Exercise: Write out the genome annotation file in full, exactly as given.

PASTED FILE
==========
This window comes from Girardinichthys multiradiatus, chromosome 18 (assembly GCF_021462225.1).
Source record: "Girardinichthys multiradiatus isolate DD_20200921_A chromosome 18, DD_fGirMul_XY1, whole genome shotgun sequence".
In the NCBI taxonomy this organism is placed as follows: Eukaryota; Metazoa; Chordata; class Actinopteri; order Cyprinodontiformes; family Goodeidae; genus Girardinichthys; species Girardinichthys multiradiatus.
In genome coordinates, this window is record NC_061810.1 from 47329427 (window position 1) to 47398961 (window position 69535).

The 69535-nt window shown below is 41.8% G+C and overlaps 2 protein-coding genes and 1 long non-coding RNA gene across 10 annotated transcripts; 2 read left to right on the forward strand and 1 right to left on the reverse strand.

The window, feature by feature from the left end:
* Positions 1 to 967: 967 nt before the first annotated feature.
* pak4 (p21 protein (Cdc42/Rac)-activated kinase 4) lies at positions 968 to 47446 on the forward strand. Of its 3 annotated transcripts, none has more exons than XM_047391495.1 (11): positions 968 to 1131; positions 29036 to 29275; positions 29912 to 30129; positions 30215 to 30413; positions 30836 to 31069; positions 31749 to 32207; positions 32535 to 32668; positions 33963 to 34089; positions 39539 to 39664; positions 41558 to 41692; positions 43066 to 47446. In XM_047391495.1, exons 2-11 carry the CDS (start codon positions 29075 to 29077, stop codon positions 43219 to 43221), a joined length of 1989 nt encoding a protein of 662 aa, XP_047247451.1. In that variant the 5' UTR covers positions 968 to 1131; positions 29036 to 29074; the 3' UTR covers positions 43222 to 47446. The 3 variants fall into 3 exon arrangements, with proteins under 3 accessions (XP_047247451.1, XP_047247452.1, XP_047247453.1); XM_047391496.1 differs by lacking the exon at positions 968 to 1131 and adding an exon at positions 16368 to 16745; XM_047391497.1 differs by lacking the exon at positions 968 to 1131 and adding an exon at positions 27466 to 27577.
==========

This window comes from Girardinichthys multiradiatus, chromosome 18 (assembly GCF_021462225.1).
Source record: "Girardinichthys multiradiatus isolate DD_20200921_A chromosome 18, DD_fGirMul_XY1, whole genome shotgun sequence".
In the NCBI taxonomy this organism is placed as follows: Eukaryota; Metazoa; Chordata; class Actinopteri; order Cyprinodontiformes; family Goodeidae; genus Girardinichthys; species Girardinichthys multiradiatus.
In genome coordinates, this window is record NC_061810.1 from 47329427 (window position 1) to 47398961 (window position 69535).

The 69535-nt window shown below is 41.8% G+C and overlaps 2 protein-coding genes and 1 long non-coding RNA gene across 10 annotated transcripts; 2 read left to right on the forward strand and 1 right to left on the reverse strand.

The window, feature by feature from the left end:
* Positions 1 to 967: 967 nt before the first annotated feature.
* pak4 (p21 protein (Cdc42/Rac)-activated kinase 4) lies at positions 968 to 47446 on the forward strand. Of its 3 annotated transcripts, none has more exons than XM_047391495.1 (11): positions 968 to 1131; positions 29036 to 29275; positions 29912 to 30129; positions 30215 to 30413; positions 30836 to 31069; positions 31749 to 32207; positions 32535 to 32668; positions 33963 to 34089; positions 39539 to 39664; positions 41558 to 41692; positions 43066 to 47446. In XM_047391495.1, exons 2-11 carry the CDS (start codon positions 29075 to 29077, stop codon positions 43219 to 43221), a joined length of 1989 nt encoding a protein of 662 aa, XP_047247451.1. In that variant the 5' UTR covers positions 968 to 1131; positions 29036 to 29074; the 3' UTR covers positions 43222 to 47446. The 3 variants fall into 3 exon arrangements, with proteins under 3 accessions (XP_047247451.1, XP_047247452.1, XP_047247453.1); XM_047391496.1 differs by lacking the exon at positions 968 to 1131 and adding an exon at positions 16368 to 16745; XM_047391497.1 differs by lacking the exon at positions 968 to 1131 and adding an exon at positions 27466 to 27577.